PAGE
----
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Picture this nightmare: You apply for a mortgage, but your application gets rejected. Suddenly, you’re hit with an overwhelming wave of embarrassment, shock, and horror. It’s like having your credit card denied at the Shoprite. So. Much. Shame.

Sadly, this is a reality for some home buyers. According to a recent Federal Reserve study, one out of every eight home loan applications (12%) ends in a rejection.

There are a number of reasons mortgage applications get denied‚ and the saddest part is that many could have been avoided quite easily, had only the applicants known certain things were no-nos. So, before you’re the next home buyer who gets burned by sheer ignorance, scan this list, and make sure you aren’t making any of these five grave mistakes, which could land your mortgage application in the “no” pile.

1. You didn’t use credit cards enough

Some people think credit card debt is the kiss of death … but guess what? It’s also a way to establish a credit history that shows you’ve got a solid track record paying off past debts.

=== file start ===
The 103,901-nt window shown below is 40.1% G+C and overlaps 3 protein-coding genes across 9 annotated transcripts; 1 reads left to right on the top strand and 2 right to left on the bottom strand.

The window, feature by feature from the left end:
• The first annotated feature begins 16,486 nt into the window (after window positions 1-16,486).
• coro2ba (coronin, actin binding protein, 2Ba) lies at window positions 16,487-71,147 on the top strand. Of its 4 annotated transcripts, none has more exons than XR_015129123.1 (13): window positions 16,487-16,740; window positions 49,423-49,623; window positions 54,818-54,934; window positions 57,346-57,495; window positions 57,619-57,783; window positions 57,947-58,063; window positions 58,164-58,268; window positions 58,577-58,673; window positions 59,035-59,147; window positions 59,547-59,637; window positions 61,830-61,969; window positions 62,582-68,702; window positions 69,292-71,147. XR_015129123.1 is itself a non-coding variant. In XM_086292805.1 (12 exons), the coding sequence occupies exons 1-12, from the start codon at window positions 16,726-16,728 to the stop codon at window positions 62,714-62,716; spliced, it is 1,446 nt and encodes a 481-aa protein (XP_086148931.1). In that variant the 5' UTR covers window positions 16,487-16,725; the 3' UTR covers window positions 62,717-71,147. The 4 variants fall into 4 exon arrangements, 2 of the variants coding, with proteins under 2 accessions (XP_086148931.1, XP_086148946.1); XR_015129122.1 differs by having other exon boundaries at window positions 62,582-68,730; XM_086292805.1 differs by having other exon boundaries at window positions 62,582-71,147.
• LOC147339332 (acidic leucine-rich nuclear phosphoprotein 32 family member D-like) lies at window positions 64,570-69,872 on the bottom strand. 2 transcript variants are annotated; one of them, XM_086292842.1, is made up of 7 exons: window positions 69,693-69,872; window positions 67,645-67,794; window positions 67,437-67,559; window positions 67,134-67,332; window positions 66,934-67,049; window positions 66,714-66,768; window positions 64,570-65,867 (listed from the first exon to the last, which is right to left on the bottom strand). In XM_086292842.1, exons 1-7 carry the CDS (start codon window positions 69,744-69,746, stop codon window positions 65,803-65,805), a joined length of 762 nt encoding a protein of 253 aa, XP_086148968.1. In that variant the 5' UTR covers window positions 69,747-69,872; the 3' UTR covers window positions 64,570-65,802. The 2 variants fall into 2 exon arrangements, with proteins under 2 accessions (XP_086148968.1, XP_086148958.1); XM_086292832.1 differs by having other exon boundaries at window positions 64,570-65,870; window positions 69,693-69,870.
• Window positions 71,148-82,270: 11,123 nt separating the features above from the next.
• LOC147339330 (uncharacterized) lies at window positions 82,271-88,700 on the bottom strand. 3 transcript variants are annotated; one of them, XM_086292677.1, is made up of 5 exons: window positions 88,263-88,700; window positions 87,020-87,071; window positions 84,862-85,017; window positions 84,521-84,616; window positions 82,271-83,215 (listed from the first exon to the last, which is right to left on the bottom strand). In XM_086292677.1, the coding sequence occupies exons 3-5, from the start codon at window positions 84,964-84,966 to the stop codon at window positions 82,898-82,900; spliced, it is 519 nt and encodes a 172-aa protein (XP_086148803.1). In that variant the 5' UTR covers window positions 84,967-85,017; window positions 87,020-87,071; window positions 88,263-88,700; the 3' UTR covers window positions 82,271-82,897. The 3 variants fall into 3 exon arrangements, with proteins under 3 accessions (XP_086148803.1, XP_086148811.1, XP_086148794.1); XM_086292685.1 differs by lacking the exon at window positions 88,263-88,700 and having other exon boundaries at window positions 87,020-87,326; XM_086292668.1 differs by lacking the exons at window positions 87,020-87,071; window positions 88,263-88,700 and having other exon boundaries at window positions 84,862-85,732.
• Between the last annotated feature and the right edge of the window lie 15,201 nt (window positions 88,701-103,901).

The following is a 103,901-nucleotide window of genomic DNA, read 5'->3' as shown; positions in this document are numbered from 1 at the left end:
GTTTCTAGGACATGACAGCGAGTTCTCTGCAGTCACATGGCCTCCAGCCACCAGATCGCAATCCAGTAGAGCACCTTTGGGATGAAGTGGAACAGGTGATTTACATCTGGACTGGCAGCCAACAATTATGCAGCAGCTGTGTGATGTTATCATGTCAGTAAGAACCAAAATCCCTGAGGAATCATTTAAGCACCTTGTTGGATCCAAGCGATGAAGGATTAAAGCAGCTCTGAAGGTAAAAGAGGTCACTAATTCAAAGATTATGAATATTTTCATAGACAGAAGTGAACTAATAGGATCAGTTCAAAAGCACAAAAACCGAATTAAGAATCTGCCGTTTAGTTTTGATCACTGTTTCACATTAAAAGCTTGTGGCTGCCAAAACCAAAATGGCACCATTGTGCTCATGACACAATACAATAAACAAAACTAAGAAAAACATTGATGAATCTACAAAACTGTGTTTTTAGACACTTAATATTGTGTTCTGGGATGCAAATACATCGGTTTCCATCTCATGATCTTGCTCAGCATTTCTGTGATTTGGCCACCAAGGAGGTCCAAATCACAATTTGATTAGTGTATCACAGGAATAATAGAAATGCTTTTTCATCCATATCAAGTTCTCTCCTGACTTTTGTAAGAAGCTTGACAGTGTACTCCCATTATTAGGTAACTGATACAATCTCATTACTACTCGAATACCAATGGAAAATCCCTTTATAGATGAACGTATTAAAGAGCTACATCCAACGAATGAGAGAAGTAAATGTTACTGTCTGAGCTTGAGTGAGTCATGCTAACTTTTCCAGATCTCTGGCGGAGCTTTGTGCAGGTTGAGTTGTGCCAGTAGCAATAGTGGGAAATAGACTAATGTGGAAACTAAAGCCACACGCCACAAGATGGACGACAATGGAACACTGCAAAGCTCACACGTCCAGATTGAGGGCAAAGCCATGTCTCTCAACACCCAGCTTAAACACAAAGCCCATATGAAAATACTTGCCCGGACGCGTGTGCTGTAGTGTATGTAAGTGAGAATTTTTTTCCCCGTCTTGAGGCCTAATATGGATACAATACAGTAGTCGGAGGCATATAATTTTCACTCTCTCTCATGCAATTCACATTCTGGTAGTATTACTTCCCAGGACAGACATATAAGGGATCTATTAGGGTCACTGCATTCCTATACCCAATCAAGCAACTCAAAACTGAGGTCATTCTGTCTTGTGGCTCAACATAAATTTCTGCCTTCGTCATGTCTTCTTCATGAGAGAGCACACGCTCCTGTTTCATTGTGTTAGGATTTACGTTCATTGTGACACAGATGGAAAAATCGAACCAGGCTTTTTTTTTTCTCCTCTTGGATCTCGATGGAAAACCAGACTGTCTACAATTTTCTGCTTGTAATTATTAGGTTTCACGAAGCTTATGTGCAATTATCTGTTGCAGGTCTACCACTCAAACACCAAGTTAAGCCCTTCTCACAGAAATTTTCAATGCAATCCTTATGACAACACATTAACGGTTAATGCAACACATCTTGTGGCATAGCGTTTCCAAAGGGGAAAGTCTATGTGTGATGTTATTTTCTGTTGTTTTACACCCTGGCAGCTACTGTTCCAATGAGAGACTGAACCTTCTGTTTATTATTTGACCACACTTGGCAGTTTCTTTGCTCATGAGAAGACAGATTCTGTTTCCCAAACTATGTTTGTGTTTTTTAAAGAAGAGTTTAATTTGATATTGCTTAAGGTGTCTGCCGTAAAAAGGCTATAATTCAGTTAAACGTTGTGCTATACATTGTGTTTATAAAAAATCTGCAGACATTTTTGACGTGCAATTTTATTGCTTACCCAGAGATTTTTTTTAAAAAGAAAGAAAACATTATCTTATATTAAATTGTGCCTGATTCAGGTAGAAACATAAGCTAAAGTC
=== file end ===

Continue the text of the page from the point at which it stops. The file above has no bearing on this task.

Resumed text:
While a poor credit history riddled with late payments can certainly call your application into question, it’s just as bad, and perhaps worse, to have little or no credit history at all. Most lenders are reluctant to fork over money to individuals without substantial credit history. It’s as if you’re a ghost: Who’s to say you won’t disappear?

According to a recent report by the Consumer Financial Protection Bureau, roughly 45 million Americans are characterized as “credit invisible”—which means they don’t have a credit report on file with the three major credit bureaus (Equifax, Experian, and TransUnion).

There’s a silver lining, though, for those who don’t have credit established. Some lenders will use alternative data, such as rent payments, cellphone bills, and school tuition, to assess your credit worthiness, says Staci Titsworth, a regional manager at PNC Mortgage in Pittsburgh.

2. You opened new credit cards recently